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    That's an idea, but I'm not sure I could make it work without it feeling awkward, especially since I use italics for her internal thoughts. Maybe I can just say stuff like, "'I don't think that's a good idea, So-and-so.' said Sarah. Valfredo made a sound of agreement," and after that I could just say, "Valfredo agreed," when he agrees with something and makes the sound that Sarah now associates with agreement. Would that kind of thing sound awkward and poorly written?
     
  9. Sileas
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    Also possible to use gestures, maybe...? Though strictly speaking, we can't assume that a head nod means yes in all cultures. But perhaps looking directly at someone and backing up a step could mean a kind of "welcome". Or head tilted to the side could mean "huh?" With the above example of "sound of agreement", you could perhaps use the "no news is good news" approach and have the dragon merely look at the person and maybe blink. If the dragon disagreed with the statement, you would expect more of a reaction.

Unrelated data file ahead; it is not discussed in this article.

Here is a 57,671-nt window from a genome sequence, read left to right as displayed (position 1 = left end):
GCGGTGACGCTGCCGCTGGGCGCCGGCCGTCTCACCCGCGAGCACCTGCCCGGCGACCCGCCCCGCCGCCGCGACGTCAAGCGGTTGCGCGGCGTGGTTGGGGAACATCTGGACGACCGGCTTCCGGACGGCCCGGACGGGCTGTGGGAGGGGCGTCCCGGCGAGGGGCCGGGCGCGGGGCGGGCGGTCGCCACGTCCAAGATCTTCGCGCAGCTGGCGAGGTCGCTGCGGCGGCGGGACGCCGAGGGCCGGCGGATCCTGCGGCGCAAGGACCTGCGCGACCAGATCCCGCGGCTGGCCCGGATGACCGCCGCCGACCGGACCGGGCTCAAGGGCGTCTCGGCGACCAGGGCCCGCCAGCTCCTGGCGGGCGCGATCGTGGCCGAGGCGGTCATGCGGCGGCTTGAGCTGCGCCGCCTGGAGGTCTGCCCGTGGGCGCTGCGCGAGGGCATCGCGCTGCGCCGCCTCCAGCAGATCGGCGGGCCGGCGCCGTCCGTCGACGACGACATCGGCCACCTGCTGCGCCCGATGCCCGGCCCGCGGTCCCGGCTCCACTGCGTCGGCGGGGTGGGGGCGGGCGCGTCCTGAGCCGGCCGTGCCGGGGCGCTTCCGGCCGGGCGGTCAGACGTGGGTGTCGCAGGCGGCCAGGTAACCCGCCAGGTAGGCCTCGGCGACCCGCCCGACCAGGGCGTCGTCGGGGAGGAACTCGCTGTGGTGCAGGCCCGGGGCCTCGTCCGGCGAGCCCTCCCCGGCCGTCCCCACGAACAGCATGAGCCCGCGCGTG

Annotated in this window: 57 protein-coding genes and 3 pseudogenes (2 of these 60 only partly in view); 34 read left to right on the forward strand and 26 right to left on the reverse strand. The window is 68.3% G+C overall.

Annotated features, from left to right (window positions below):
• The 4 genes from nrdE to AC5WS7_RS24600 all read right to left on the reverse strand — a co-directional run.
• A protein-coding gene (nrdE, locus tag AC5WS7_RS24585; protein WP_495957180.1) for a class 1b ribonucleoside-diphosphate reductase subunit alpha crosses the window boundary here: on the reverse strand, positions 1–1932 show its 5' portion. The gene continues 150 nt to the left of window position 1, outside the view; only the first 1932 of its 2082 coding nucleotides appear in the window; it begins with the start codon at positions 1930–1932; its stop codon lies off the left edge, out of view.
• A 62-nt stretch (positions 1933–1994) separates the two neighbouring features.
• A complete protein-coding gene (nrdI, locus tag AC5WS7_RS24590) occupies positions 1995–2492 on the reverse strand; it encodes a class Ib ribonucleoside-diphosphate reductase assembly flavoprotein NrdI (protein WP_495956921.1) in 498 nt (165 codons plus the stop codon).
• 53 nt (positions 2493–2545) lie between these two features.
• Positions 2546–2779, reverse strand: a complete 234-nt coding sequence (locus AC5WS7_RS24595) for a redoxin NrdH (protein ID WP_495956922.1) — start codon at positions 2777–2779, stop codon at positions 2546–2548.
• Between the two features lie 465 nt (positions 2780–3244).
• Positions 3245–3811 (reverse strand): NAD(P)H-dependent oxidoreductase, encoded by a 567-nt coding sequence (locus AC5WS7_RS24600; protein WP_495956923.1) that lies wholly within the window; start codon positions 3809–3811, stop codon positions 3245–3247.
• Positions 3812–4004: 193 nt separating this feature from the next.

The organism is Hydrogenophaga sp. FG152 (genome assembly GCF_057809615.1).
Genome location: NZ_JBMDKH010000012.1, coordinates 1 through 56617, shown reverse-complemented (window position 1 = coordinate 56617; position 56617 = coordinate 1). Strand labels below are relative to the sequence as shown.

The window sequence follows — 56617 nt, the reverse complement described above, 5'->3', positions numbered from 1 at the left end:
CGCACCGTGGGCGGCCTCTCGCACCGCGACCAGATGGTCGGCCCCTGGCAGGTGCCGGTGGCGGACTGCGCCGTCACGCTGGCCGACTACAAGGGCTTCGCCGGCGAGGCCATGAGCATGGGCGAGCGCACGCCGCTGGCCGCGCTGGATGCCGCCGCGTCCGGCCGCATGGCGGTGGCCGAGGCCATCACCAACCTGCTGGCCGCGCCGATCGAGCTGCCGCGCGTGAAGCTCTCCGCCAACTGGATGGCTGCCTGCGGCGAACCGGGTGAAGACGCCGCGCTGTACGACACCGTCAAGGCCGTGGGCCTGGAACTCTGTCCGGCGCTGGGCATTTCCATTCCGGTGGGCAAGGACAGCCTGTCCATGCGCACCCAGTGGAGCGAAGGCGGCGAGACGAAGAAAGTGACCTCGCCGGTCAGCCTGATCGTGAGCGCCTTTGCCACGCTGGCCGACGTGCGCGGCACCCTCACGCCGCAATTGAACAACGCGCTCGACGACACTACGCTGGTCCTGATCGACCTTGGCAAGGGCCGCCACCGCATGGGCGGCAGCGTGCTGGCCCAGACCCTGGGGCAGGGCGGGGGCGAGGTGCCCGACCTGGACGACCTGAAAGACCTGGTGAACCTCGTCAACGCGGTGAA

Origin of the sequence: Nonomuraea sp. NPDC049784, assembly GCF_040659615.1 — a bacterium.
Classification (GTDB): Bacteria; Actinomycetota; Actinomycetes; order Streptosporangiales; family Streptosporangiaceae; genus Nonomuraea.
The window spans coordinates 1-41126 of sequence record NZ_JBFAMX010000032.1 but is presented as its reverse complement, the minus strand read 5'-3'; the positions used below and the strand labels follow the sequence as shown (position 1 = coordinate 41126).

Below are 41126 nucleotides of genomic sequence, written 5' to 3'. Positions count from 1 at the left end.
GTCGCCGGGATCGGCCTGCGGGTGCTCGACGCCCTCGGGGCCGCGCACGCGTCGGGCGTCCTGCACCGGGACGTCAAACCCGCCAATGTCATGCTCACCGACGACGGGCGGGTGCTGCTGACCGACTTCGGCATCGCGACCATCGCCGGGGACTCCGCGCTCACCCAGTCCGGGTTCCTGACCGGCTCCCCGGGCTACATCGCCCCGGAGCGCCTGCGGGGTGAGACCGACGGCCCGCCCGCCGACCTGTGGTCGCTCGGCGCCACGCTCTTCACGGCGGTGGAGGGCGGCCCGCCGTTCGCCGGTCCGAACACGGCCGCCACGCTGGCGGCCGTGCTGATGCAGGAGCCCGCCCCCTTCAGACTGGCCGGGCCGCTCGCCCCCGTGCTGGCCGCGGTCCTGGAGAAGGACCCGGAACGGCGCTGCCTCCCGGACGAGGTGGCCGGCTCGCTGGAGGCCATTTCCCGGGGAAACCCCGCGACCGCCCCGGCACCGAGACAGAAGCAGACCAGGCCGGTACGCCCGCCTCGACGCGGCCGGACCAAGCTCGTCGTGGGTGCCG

10. Elven Candy
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    Elven Candy Contributing Member

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    I like your idea of stepping backward to mean "welcome," and using the "no news is good news" approach for agreement. I've been using gestures of nodding and cocking the head, and recently I made him gesture toward a carcass by simply saying "he gestured...." The whole "show, don't tell" writing style gets really confusing when I have to tell some things . . . although, I admit I'm still a little fuzzy on how to do that writing style in the first place. I plan to research it a lot more before writing the second draft. For now, I'm just trying to get through the first one and have it make sense and be an enjoyable read for my beta readers.